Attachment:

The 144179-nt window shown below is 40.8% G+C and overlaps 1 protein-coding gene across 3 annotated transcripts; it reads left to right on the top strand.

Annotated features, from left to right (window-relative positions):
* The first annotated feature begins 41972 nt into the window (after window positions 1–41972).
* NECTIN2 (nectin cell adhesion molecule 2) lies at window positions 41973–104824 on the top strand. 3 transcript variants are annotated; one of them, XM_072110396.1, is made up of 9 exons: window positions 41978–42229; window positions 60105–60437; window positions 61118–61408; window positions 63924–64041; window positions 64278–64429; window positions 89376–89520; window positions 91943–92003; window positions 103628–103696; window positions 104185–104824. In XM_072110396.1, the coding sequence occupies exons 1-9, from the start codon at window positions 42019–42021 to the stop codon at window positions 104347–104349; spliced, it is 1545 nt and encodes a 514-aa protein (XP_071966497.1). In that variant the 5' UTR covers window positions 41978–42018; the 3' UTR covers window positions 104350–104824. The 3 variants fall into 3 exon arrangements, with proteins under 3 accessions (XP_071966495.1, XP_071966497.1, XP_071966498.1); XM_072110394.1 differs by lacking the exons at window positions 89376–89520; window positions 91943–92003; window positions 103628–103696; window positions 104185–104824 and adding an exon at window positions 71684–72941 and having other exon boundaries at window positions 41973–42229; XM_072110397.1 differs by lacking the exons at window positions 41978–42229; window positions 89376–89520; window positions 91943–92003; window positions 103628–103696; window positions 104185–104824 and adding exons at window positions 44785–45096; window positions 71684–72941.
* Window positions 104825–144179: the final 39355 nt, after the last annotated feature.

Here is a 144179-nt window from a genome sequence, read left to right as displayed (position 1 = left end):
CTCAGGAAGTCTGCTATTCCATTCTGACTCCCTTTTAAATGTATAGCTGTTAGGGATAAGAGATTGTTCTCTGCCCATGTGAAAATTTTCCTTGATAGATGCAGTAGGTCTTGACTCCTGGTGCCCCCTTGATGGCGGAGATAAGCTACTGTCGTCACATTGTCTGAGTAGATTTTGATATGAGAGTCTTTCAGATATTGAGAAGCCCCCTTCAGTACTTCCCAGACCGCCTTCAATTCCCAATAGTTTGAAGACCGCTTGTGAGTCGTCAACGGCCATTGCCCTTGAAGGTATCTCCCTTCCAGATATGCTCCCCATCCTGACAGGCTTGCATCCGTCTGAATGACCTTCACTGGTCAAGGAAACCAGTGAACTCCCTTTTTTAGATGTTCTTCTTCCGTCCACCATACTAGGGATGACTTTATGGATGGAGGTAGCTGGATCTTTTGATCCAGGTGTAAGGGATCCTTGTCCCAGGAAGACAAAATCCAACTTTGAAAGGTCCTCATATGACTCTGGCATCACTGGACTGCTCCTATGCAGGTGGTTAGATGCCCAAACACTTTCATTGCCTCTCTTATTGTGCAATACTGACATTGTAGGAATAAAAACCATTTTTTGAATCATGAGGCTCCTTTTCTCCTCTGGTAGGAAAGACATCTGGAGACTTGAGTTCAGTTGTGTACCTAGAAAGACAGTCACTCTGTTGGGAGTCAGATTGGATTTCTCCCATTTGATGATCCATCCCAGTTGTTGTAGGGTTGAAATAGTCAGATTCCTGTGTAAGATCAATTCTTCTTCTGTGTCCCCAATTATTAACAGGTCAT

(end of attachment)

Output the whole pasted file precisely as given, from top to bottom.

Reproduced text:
The 144179-nt window shown below is 40.8% G+C and overlaps 1 protein-coding gene across 3 annotated transcripts; it reads left to right on the top strand.

Annotated features, from left to right (window-relative positions):
* The first annotated feature begins 41972 nt into the window (after window positions 1–41972).
* NECTIN2 (nectin cell adhesion molecule 2) lies at window positions 41973–104824 on the top strand. 3 transcript variants are annotated; one of them, XM_072110396.1, is made up of 9 exons: window positions 41978–42229; window positions 60105–60437; window positions 61118–61408; window positions 63924–64041; window positions 64278–64429; window positions 89376–89520; window positions 91943–92003; window positions 103628–103696; window positions 104185–104824. In XM_072110396.1, the coding sequence occupies exons 1-9, from the start codon at window positions 42019–42021 to the stop codon at window positions 104347–104349; spliced, it is 1545 nt and encodes a 514-aa protein (XP_071966497.1). In that variant the 5' UTR covers window positions 41978–42018; the 3' UTR covers window positions 104350–104824. The 3 variants fall into 3 exon arrangements, with proteins under 3 accessions (XP_071966495.1, XP_071966497.1, XP_071966498.1); XM_072110394.1 differs by lacking the exons at window positions 89376–89520; window positions 91943–92003; window positions 103628–103696; window positions 104185–104824 and adding an exon at window positions 71684–72941 and having other exon boundaries at window positions 41973–42229; XM_072110397.1 differs by lacking the exons at window positions 41978–42229; window positions 89376–89520; window positions 91943–92003; window positions 103628–103696; window positions 104185–104824 and adding exons at window positions 44785–45096; window positions 71684–72941.
* Window positions 104825–144179: the final 39355 nt, after the last annotated feature.

Here is a 144179-nt window from a genome sequence, read left to right as displayed (position 1 = left end):
CTCAGGAAGTCTGCTATTCCATTCTGACTCCCTTTTAAATGTATAGCTGTTAGGGATAAGAGATTGTTCTCTGCCCATGTGAAAATTTTCCTTGATAGATGCAGTAGGTCTTGACTCCTGGTGCCCCCTTGATGGCGGAGATAAGCTACTGTCGTCACATTGTCTGAGTAGATTTTGATATGAGAGTCTTTCAGATATTGAGAAGCCCCCTTCAGTACTTCCCAGACCGCCTTCAATTCCCAATAGTTTGAAGACCGCTTGTGAGTCGTCAACGGCCATTGCCCTTGAAGGTATCTCCCTTCCAGATATGCTCCCCATCCTGACAGGCTTGCATCCGTCTGAATGACCTTCACTGGTCAAGGAAACCAGTGAACTCCCTTTTTTAGATGTTCTTCTTCCGTCCACCATACTAGGGATGACTTTATGGATGGAGGTAGCTGGATCTTTTGATCCAGGTGTAAGGGATCCTTGTCCCAGGAAGACAAAATCCAACTTTGAAAGGTCCTCATATGACTCTGGCATCACTGGACTGCTCCTATGCAGGTGGTTAGATGCCCAAACACTTTCATTGCCTCTCTTATTGTGCAATACTGACATTGTAGGAATAAAAACCATTTTTTGAATCATGAGGCTCCTTTTCTCCTCTGGTAGGAAAGACATCTGGAGACTTGAGTTCAGTTGTGTACCTAGAAAGACAGTCACTCTGTTGGGAGTCAGATTGGATTTCTCCCATTTGATGATCCATCCCAGTTGTTGTAGGGTTGAAATAGTCAGATTCCTGTGTAAGATCAATTCTTCTTCTGTGTCCCCAATTATTAACAGGTCAT